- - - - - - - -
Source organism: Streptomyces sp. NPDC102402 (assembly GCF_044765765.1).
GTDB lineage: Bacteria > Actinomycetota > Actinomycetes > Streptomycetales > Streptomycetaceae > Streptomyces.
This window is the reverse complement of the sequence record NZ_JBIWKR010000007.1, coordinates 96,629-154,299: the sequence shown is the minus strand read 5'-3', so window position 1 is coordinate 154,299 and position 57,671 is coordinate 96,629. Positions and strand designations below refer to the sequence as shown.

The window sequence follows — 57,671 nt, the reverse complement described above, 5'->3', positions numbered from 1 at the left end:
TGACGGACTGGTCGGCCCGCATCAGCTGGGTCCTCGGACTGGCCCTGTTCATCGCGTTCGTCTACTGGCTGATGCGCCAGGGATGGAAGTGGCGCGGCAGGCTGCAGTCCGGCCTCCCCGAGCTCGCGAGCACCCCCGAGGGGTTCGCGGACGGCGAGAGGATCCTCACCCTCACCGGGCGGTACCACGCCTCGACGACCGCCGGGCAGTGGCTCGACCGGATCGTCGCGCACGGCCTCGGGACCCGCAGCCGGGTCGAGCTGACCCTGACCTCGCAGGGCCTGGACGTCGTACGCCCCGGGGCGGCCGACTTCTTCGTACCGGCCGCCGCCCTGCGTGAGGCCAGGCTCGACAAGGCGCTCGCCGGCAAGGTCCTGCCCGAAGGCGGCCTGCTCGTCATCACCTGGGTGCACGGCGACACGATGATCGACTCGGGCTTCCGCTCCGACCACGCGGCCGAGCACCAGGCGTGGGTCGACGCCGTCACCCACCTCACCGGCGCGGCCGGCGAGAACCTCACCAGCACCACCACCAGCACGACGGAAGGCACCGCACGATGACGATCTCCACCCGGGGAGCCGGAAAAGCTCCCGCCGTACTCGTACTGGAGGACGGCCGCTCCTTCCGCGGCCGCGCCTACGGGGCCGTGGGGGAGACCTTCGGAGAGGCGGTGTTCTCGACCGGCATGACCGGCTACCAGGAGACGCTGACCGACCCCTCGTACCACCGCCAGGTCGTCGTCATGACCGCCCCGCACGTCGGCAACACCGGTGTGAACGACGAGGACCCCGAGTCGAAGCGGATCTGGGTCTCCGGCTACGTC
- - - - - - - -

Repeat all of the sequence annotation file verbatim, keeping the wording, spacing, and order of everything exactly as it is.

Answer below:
Source organism: Streptomyces sp. NPDC102402 (assembly GCF_044765765.1).
GTDB lineage: Bacteria > Actinomycetota > Actinomycetes > Streptomycetales > Streptomycetaceae > Streptomyces.
This window is the reverse complement of the sequence record NZ_JBIWKR010000007.1, coordinates 96,629-154,299: the sequence shown is the minus strand read 5'-3', so window position 1 is coordinate 154,299 and position 57,671 is coordinate 96,629. Positions and strand designations below refer to the sequence as shown.

The window sequence follows — 57,671 nt, the reverse complement described above, 5'->3', positions numbered from 1 at the left end:
TGACGGACTGGTCGGCCCGCATCAGCTGGGTCCTCGGACTGGCCCTGTTCATCGCGTTCGTCTACTGGCTGATGCGCCAGGGATGGAAGTGGCGCGGCAGGCTGCAGTCCGGCCTCCCCGAGCTCGCGAGCACCCCCGAGGGGTTCGCGGACGGCGAGAGGATCCTCACCCTCACCGGGCGGTACCACGCCTCGACGACCGCCGGGCAGTGGCTCGACCGGATCGTCGCGCACGGCCTCGGGACCCGCAGCCGGGTCGAGCTGACCCTGACCTCGCAGGGCCTGGACGTCGTACGCCCCGGGGCGGCCGACTTCTTCGTACCGGCCGCCGCCCTGCGTGAGGCCAGGCTCGACAAGGCGCTCGCCGGCAAGGTCCTGCCCGAAGGCGGCCTGCTCGTCATCACCTGGGTGCACGGCGACACGATGATCGACTCGGGCTTCCGCTCCGACCACGCGGCCGAGCACCAGGCGTGGGTCGACGCCGTCACCCACCTCACCGGCGCGGCCGGCGAGAACCTCACCAGCACCACCACCAGCACGACGGAAGGCACCGCACGATGACGATCTCCACCCGGGGAGCCGGAAAAGCTCCCGCCGTACTCGTACTGGAGGACGGCCGCTCCTTCCGCGGCCGCGCCTACGGGGCCGTGGGGGAGACCTTCGGAGAGGCGGTGTTCTCGACCGGCATGACCGGCTACCAGGAGACGCTGACCGACCCCTCGTACCACCGCCAGGTCGTCGTCATGACCGCCCCGCACGTCGGCAACACCGGTGTGAACGACGAGGACCCCGAGTCGAAGCGGATCTGGGTCTCCGGCTACGTC